The blue checkmarks that served as identification on the social media site may soon be removed from William Shatner, Monica Lewinsky, and other active Twitter commentators, some well-known celebrities, and other obscure journalists.
They could get their marks back if they paid up to $11 a month. But, some devoted users, including 92-year-old Star Trek icon William Shatner, have resisted paying for the pricier service backed by Twitter’s billionaire founder and CEO Elon Musk.
Musk is happily announcing, after months of delay, that Friday is the deadline for journalists, celebrities, and others who have been verified for free to pay up or risk losing their legacy status.
In response to a Twitter user who pointed out that Friday is also April Fools Day, he tweeted on Monday, “It will be fantastic.”
Musk has been attempting to increase the number of people who pay for a premium subscription on the ailing site since he paid $44 billion to acquire Twitter in October.
Yet his action also reflects his claim that elite people have begun to use the blue verification marks as an unjustified or “corrupt” status symbol.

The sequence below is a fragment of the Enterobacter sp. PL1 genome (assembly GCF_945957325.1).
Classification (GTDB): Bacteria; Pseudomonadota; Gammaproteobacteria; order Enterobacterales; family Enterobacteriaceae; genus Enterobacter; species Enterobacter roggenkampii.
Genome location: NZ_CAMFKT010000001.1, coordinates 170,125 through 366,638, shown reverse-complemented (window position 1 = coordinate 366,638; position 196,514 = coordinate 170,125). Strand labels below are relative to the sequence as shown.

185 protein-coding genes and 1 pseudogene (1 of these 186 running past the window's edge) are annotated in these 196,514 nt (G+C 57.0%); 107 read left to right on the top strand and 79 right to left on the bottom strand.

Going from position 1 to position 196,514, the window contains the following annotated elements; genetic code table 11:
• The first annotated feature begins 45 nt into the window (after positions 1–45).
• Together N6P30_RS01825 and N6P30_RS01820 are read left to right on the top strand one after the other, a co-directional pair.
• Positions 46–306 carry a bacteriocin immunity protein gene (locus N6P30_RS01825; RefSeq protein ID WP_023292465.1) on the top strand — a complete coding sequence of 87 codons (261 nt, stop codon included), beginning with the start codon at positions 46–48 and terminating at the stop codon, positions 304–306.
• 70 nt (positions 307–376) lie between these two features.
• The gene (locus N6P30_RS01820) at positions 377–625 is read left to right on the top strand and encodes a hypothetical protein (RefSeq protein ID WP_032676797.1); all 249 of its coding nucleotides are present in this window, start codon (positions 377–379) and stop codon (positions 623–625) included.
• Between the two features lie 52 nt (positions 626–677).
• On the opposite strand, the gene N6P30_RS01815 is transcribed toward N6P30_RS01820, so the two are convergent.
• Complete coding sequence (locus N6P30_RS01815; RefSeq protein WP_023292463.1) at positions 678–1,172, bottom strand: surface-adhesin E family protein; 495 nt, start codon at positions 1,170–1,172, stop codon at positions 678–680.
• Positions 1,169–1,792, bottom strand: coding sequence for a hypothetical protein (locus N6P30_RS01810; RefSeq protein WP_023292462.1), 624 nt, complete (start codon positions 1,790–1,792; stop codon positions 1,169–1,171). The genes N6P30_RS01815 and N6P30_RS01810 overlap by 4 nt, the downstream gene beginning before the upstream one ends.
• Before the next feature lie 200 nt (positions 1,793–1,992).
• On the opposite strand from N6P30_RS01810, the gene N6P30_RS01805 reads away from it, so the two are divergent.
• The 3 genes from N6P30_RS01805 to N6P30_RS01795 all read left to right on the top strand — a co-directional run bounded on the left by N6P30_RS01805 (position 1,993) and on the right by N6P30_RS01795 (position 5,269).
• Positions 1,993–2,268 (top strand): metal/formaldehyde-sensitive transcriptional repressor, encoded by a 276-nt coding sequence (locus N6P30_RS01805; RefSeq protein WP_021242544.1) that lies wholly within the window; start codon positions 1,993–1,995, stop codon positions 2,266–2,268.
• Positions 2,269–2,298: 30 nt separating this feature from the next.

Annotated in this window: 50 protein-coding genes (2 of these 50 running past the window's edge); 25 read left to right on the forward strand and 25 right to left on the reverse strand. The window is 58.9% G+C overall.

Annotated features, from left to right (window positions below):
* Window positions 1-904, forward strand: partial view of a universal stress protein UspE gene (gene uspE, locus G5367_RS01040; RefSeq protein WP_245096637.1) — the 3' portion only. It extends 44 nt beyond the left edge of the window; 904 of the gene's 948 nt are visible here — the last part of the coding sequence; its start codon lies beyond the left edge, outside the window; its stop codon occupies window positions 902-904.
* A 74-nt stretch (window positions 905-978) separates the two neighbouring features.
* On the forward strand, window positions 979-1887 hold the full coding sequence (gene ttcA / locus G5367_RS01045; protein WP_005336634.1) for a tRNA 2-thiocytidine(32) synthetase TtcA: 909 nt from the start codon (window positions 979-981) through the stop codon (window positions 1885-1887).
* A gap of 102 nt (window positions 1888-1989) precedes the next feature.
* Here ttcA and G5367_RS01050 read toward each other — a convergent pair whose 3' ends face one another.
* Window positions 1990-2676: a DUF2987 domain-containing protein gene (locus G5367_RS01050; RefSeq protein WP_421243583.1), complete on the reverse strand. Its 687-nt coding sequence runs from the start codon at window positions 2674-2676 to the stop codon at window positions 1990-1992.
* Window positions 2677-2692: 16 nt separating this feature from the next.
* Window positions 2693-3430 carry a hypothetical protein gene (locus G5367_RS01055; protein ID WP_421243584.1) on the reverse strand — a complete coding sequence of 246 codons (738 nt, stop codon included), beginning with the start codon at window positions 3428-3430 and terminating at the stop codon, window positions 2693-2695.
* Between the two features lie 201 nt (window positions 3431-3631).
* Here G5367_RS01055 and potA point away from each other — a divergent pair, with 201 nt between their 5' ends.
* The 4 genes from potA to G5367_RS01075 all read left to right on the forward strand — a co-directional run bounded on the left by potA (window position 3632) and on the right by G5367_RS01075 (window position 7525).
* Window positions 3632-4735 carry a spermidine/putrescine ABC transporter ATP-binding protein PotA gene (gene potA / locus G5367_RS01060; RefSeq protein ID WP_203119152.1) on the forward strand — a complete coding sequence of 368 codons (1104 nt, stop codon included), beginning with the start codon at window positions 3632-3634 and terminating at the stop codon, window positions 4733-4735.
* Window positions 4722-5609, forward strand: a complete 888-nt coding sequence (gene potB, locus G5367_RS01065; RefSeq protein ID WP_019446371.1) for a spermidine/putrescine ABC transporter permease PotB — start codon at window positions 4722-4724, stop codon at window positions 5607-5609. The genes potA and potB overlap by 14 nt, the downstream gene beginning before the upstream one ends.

Besides validating celebrities, one of Twitter’s primary motivations for adding a free blue check mark to user accounts starting roughly 14 years ago was to add a tool for authenticating politicians, activists, and other individuals who unexpectedly find themselves in the news.
On Sunday, Lewinsky tweeted a screenshot of every impostor, including at least one who appeared to have purchased a blue check mark.
“In what universe is this fair to persons who can experience consequences for impersonation?” she questioned. Before the truth even leaves the door, a lie has traveled halfway across the globe.
Shatner, renowned for his caustic humor, also criticized Musk for the reforms he had promised.
He commented, “I’ve been posting here for 15 years, offering my (clock emoji) & clever views for nothing. Are you telling me I must pay for something you supplied without charging me? ”
Musk said celebrities shouldn’t be held to a higher standard. Musk said that the key is to treat everyone fairly.
After taking over Twitter, Musk launched a service that offered blue checks to anyone willing to pay $8 per month as one of his first product decisions.
Days after its launch, Twitter had to briefly halt the service due to the high volume of fake accounts it received, including those posing as Nintendo, Eli Lilly, the pharma industry, and Elon Musk’s companies, Tesla and SpaceX.
The relaunched service is priced at $8 a month on the web and $11 a month on the iPhone and iPad. Less advertising should be displayed, longer movies may be uploaded, and more tweets would be seen for subscribers.